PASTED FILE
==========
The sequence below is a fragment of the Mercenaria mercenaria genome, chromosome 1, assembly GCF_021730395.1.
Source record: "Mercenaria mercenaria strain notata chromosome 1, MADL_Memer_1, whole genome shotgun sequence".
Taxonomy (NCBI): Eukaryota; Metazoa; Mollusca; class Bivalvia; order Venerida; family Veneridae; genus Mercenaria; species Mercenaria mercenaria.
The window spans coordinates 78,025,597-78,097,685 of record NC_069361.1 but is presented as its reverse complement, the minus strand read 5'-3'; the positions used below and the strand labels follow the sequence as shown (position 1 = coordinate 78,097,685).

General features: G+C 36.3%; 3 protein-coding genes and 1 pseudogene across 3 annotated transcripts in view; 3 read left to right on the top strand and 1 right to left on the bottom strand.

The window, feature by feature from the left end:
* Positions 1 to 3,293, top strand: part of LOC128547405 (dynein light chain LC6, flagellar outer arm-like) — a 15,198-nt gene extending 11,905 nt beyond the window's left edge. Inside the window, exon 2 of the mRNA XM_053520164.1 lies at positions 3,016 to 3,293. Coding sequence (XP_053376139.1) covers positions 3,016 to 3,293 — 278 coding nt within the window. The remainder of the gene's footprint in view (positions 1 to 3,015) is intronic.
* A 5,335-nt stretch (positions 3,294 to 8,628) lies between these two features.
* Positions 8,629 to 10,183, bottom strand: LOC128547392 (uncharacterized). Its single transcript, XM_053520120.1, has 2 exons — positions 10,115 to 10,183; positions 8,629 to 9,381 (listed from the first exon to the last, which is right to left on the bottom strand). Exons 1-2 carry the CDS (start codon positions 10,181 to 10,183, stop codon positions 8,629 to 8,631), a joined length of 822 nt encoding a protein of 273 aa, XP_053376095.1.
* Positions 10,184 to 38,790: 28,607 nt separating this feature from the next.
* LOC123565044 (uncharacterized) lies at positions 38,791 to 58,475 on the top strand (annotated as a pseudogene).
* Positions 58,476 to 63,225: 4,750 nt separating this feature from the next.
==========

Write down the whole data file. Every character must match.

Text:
The sequence below is a fragment of the Mercenaria mercenaria genome, chromosome 1, assembly GCF_021730395.1.
Source record: "Mercenaria mercenaria strain notata chromosome 1, MADL_Memer_1, whole genome shotgun sequence".
Taxonomy (NCBI): Eukaryota; Metazoa; Mollusca; class Bivalvia; order Venerida; family Veneridae; genus Mercenaria; species Mercenaria mercenaria.
The window spans coordinates 78,025,597-78,097,685 of record NC_069361.1 but is presented as its reverse complement, the minus strand read 5'-3'; the positions used below and the strand labels follow the sequence as shown (position 1 = coordinate 78,097,685).

General features: G+C 36.3%; 3 protein-coding genes and 1 pseudogene across 3 annotated transcripts in view; 3 read left to right on the top strand and 1 right to left on the bottom strand.

The window, feature by feature from the left end:
* Positions 1 to 3,293, top strand: part of LOC128547405 (dynein light chain LC6, flagellar outer arm-like) — a 15,198-nt gene extending 11,905 nt beyond the window's left edge. Inside the window, exon 2 of the mRNA XM_053520164.1 lies at positions 3,016 to 3,293. Coding sequence (XP_053376139.1) covers positions 3,016 to 3,293 — 278 coding nt within the window. The remainder of the gene's footprint in view (positions 1 to 3,015) is intronic.
* A 5,335-nt stretch (positions 3,294 to 8,628) lies between these two features.
* Positions 8,629 to 10,183, bottom strand: LOC128547392 (uncharacterized). Its single transcript, XM_053520120.1, has 2 exons — positions 10,115 to 10,183; positions 8,629 to 9,381 (listed from the first exon to the last, which is right to left on the bottom strand). Exons 1-2 carry the CDS (start codon positions 10,181 to 10,183, stop codon positions 8,629 to 8,631), a joined length of 822 nt encoding a protein of 273 aa, XP_053376095.1.
* Positions 10,184 to 38,790: 28,607 nt separating this feature from the next.
* LOC123565044 (uncharacterized) lies at positions 38,791 to 58,475 on the top strand (annotated as a pseudogene).
* Positions 58,476 to 63,225: 4,750 nt separating this feature from the next.